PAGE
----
Although no one in Boston has as yet followed the example of the New York woman who threatened to commit suicide unless she were given a ticket to Eleanora Duse's return to the American stage, there is already ample indication that Boston holds the famous actress in the same esteem as the rest of the world.
Attempts to describe the talent of the woman, who like Bernhart, has earned the title of "divine," are futile. It is not for this generation to pass judgement on one who has enjoyed the worship of the theatrical world and now returns after an interval of twenty years.
Those who see "Cosi Sia" will behold a woman aged in years, a woman who, in spite of her sixty six years scorns even the slightest bit of modern stage make up. Her hair is now quite gray, and age shows upon her face, but in her thoughts and her actions she is as young and beautiful as the girl of fifteen who won the love of Italy when she first stopped on the stage as Juliet.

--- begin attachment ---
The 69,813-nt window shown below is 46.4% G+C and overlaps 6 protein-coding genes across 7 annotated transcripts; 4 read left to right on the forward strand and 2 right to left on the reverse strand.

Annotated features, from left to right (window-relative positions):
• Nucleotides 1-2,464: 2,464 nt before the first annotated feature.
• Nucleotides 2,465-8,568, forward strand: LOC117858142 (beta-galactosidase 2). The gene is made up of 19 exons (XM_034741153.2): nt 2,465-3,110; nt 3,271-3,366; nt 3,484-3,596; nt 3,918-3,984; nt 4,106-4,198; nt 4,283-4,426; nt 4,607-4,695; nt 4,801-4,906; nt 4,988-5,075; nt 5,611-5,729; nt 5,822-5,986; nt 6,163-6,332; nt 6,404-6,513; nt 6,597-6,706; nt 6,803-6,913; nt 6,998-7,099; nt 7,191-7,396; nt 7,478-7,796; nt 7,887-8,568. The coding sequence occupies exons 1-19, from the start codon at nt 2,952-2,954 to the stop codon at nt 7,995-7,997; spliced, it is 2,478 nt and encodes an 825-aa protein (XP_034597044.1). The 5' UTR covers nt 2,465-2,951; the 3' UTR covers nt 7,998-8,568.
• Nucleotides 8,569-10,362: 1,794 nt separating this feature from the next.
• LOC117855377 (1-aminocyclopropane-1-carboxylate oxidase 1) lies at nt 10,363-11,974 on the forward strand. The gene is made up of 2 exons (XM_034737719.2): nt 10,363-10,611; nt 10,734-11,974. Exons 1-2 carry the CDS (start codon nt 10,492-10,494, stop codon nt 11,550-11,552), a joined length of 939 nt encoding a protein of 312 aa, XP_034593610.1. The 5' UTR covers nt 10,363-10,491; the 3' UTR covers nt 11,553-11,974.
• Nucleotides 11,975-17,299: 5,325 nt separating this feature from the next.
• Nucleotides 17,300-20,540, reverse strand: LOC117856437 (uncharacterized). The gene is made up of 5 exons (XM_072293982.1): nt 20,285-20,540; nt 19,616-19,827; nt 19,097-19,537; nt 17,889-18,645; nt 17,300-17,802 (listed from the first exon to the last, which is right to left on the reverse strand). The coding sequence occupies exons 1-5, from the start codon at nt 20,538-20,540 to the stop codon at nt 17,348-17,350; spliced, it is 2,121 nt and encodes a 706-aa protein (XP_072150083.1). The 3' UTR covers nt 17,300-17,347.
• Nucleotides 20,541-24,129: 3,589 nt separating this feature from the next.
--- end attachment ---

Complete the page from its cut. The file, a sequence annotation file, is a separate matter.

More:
It is interesting to hear stories of her youth--how one day she had to steal some "polenta" to appease her hunger when playing Juliet how she played to an empty house on her first appearance at Vienna in "La Dame aux Camelias" and to an over-flowing audience the next night how she always scorned jewels and adornment, and how she made such expressive use of her hands that legend relates she would sometimes "lay them to rest within a velvet box" after a performance. Those who see her in either of her two Boston performances will find a more tangible link with the past than mere legend. They will case upon the divine Duse whom D'Annunzio praises with the tribute. "There is no nobler woman."